phytolith

noun

phy·​to·​lith ˈfī-tə-ˌlith How to pronounce phytolith (audio)
: a microscopic siliceous particle that is formed by a plant and that is highly resistant to decomposition
ancient vegetation revealed by phytoliths

Examples of phytolith in a Sentence

Recent Examples on the Web But the short answer may sound inscrutable — a Levallois refit or manioc phytolith — or dull — a bowl, comb or donkey bone. Bridget Alex, Discover Magazine, 4 Aug. 2020 His team sampled the ancient soil of Olorgesailie Basin for fossilized particles of plant tissue called phytoliths. Kiona N. Smith, Ars Technica, 18 Mar. 2018 Compared to wild rice varieties, domesticated rice has distinctive phytolith patterns. Jason Daley, Smithsonian, 7 June 2017 But in sifting the soil samples, Ph.D. student Lautaro Hilbert noticed the unusual abundance of rice phytoliths. Dennis Normile, Science | AAAS, 10 Oct. 2017 While acidic soils decompose and destroy the organic matter from rice, including its grains and stems, rice plants produces microscopic bits of silica called phytoliths that form in distinctive patterns in rice leaves. Jason Daley, Smithsonian, 7 June 2017 While acidic soils decompose and destroy the organic matter from rice, including its grains and stems, rice plants produces microscopic bits of silica called phytoliths that form in distinctive patterns in rice leaves. Jason Daley, Smithsonian, 7 June 2017 Phytoliths in modern rice have more than nine fish-scale decorations. Sarah Zhang, The Atlantic, 29 May 2017 Less than a tenth of an ounce of soil might yield thousands of phytoliths, says Dolores Piperno, a phytolith expert at the Smithsonian who was not involved in the study. Sarah Zhang, The Atlantic, 29 May 2017

These examples are programmatically compiled from various online sources to illustrate current usage of the word 'phytolith.' Any opinions expressed in the examples do not represent those of Merriam-Webster or its editors. Send us feedback about these examples.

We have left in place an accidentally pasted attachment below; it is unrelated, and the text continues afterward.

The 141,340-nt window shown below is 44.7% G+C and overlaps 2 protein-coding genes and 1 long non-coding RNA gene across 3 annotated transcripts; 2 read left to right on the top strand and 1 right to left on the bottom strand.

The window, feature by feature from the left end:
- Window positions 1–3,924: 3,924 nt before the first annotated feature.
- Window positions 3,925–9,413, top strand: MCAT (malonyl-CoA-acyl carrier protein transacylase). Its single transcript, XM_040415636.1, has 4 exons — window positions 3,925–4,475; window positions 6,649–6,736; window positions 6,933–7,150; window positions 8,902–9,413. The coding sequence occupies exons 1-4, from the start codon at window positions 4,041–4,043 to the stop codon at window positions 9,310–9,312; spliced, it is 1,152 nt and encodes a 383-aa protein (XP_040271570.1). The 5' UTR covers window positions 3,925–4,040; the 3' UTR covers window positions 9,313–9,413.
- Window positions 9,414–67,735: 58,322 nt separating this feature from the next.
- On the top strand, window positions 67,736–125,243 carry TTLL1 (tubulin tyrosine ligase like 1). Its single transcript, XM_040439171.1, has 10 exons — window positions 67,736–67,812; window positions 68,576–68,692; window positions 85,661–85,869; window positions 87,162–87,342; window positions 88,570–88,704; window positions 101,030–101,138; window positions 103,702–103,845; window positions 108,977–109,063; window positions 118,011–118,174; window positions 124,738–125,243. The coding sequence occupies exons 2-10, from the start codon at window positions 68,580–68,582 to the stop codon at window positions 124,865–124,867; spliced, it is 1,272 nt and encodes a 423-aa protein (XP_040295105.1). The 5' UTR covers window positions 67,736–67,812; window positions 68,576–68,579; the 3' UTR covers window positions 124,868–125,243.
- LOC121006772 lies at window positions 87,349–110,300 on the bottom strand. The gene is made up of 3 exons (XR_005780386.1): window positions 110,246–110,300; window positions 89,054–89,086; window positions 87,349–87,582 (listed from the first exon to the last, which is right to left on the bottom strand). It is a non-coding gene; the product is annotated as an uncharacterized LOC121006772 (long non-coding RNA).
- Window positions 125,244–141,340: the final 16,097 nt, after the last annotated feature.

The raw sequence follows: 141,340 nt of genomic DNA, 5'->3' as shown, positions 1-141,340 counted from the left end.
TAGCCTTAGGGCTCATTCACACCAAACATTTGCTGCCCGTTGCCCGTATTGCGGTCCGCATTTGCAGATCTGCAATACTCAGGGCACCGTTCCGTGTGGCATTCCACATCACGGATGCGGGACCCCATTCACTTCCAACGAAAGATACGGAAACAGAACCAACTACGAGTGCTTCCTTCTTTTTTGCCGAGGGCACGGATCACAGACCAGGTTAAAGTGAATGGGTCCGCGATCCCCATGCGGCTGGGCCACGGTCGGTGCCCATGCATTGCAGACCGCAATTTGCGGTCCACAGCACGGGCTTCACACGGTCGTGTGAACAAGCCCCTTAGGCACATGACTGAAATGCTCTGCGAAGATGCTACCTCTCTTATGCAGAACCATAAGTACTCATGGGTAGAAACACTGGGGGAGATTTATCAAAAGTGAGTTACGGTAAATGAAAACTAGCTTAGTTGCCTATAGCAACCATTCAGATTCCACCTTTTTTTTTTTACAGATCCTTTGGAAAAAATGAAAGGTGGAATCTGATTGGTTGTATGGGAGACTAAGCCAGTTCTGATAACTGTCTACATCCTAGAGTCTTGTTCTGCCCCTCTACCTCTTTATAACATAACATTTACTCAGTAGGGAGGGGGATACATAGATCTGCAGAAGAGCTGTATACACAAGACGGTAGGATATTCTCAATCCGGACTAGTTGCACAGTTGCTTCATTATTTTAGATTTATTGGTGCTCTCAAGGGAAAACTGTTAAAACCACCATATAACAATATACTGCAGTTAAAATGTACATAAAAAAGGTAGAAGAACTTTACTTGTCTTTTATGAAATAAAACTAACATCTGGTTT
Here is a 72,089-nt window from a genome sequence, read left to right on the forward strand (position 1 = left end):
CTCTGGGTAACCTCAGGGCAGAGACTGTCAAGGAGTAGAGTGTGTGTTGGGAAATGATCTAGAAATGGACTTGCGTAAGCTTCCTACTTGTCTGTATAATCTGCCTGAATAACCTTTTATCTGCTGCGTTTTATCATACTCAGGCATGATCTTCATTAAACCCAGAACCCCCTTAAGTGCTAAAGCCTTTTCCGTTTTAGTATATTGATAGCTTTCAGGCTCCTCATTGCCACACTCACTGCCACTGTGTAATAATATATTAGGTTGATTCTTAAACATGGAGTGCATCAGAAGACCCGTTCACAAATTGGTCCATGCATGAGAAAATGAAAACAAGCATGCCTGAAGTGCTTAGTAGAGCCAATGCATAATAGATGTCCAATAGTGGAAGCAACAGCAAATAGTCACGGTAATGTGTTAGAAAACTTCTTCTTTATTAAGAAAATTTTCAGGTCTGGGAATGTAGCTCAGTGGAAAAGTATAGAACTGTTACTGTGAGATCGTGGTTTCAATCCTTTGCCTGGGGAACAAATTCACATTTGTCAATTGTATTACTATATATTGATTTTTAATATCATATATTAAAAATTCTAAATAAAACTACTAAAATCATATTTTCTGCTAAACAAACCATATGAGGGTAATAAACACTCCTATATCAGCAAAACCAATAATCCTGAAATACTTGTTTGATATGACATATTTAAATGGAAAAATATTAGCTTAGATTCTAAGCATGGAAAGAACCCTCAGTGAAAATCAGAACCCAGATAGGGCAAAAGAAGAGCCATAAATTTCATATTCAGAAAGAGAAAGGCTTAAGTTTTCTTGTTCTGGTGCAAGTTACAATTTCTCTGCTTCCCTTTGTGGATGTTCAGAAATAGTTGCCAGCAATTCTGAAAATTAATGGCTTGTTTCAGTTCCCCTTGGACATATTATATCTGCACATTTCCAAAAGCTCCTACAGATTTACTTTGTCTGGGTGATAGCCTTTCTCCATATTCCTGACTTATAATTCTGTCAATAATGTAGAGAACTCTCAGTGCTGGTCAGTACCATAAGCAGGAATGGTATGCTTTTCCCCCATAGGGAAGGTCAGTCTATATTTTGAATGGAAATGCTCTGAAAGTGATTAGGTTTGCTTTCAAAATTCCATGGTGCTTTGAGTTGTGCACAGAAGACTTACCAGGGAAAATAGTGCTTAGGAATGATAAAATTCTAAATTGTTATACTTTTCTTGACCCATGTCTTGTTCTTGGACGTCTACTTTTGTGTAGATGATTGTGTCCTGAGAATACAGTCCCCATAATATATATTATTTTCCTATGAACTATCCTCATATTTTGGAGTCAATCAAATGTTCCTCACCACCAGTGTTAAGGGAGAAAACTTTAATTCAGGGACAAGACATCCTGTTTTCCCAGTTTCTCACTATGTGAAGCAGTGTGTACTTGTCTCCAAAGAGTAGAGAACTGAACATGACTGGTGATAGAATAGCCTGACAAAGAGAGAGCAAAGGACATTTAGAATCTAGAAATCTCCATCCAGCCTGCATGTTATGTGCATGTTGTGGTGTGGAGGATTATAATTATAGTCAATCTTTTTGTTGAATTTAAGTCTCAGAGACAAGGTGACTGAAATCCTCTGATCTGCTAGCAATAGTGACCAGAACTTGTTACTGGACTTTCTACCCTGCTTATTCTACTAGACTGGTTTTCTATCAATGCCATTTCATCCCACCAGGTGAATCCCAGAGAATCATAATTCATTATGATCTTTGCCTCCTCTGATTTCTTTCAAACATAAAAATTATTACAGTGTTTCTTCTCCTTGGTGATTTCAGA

Word History

Etymology

phyto- + -lith, probably after New Latin Phytolitharia or German Phytolitharien, a loosely defined taxonomic division covering siliceous vegetable remains

Note: The taxon Phytolitharia/Phytolitharien was introduced by the German microbiologist Christian Gottfried Ehrenberg (1795-1876), perhaps first in a series of reports in Bericht über die zur Bekanntmachung geeigneten Verhandlungen der Königlichen Preussischen Akademie der Wissenschaften zu Berlin, aus dem Jahre 1843. Ehrenberg divided the microscopic organisms he found in marine estuary mud into three groups: "siliceous shelled Polygastrica," "calcareous-shelled Polythalmia," and "siliceous vegetable remains, Phytolitharia" (see C.G. Ehrenberg, "On the muddy deposits at the Mouths and Deltas of various rivers in northern Europe, and the infusorial Animalcules found in those deposits," Quarterly Journal of the Geological Society of London, vol. 1 [1845], p. 252).

First Known Use

1958, in the meaning defined above

Time Traveler
The first known use of phytolith was in 1958

Dictionary Entries Near phytolith

Cite this Entry

“Phytolith.” Merriam-Webster.com Dictionary, Merriam-Webster, https://www.merriam-webster.com/dictionary/phytolith. Accessed 22 Jun. 2024.

Love words? Need even more definitions?

Subscribe to America's largest dictionary and get thousands more definitions and advanced search—ad free!